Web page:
For reasons known only to him and his handlers, President Joe Biden decided to not call it the State of the Union, but something like an address to a joint session of Congress. (Yawn.)
And, thus, Democrats kill another tradition..
So I decide to throttle another — my analysis of the president’s SOTU, as we journalists like to call it.
Not the same order of gravity, I will admit.
I also will concede that, so far, Biden is a transformational president.
Using COVID-19 as a cover, he is throwing more money at problems and so-called needs than I have seen any president do in my lifetime, and chances are that’s longer than yours.
Speaking of ginormous spending, in tone and manner he reminded me of another transformational president, Franklin D. Roosevelt, doing a quiet fireside chat. FDR remade America. By playing Santa, Biden is attempting to do the same. I will deal with his programs at a future date.
But for now, I decided to pay more attention to the Republican response, delivered by South Carolina U.S. Sen. Tim Scott, the GOP’s only Black senator. He was the after thought, in a sense.
Despite my advice, Biden mentioned “systemic racism” — twice, but very briefly.
I thought, and hoped, Scott would answer Biden.
I was not disappointed.
“America is not a racist country,” said Scott, standing before U.S. and South Carolina flags. “It’s backwards to fight discrimination with different types of discrimination. And it’s wrong to use our painful past to dishonestly shut down debates in the present.”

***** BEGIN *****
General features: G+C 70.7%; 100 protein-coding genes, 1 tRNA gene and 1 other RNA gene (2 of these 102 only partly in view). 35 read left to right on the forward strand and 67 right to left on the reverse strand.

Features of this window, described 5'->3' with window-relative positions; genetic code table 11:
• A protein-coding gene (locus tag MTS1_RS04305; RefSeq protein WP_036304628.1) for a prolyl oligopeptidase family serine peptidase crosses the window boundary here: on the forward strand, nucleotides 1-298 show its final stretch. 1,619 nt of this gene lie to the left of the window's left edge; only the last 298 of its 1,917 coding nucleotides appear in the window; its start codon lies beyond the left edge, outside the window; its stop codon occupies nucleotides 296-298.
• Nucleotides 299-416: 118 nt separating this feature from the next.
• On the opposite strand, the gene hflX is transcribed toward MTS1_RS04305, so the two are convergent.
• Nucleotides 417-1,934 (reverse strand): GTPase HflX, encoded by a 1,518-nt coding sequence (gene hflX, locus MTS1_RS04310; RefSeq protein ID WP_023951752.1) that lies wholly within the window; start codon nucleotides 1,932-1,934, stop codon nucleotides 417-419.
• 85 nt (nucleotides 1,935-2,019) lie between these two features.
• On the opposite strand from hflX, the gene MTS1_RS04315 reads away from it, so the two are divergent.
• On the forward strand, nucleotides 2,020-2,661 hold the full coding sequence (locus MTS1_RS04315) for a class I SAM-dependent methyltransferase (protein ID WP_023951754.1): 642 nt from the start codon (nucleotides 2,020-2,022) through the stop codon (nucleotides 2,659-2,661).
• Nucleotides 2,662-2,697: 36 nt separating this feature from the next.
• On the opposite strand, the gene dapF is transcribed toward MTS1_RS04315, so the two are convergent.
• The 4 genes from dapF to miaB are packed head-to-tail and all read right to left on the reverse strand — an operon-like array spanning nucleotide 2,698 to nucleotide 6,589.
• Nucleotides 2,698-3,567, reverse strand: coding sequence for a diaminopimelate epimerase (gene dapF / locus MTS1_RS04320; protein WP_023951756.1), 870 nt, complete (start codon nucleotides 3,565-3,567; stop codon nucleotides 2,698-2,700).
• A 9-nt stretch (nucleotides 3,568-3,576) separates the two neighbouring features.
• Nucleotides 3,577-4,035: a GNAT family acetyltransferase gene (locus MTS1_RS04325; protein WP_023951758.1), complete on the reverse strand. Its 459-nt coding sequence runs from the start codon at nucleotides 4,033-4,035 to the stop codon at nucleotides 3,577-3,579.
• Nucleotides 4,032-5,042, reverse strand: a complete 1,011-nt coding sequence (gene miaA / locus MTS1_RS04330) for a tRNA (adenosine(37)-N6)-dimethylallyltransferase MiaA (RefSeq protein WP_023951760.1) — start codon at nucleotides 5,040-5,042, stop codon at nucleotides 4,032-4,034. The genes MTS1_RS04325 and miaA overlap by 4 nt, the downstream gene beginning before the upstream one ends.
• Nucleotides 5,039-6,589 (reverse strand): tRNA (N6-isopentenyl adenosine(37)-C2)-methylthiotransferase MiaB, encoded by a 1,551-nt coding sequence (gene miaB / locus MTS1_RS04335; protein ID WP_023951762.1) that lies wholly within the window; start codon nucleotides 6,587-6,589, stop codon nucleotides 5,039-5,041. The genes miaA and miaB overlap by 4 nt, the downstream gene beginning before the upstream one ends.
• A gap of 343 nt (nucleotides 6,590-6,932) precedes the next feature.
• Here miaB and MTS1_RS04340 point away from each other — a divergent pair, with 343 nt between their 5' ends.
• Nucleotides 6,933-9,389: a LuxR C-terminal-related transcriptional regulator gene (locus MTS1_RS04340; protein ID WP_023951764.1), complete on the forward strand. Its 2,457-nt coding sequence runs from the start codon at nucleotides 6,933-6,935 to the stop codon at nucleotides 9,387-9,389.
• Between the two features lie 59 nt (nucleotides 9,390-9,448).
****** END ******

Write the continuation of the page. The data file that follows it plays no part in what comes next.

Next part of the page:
Who would do such a thing?
“I have experienced the pain of discrimination. I know what it’s like to be pulled over for no reason, to be followed around in a store when I’m shopping,” he said. “I’ve also experienced a different kind of intolerance. I’ve been called an Uncle Tom and the N-word by Progressives, by Liberals.”
His response was not really a response to Biden’s remarks. He had his own agenda.
“Race is not a weapon to settle every issue,” he said, defending the vilified Georgia voting law as actually expanding voting hours, and attacking critical race theory being taught in schools for defining people by their color.
In 2010, Scott was elected to the House, and when a Senate seat opened by resignation in 2012, Gov. Nikki Haley, a woman of color of Indian descent, appointed Scott to the Senate. He has since been reelected.
He grew up in his grandparents house, encouraged by a single mother, to achieve.
Like Biden, he called America the greatest nation on Earth, but added, “where my grandfather in his 94 years, saw his family go from cotton to Congress in one lifetime.”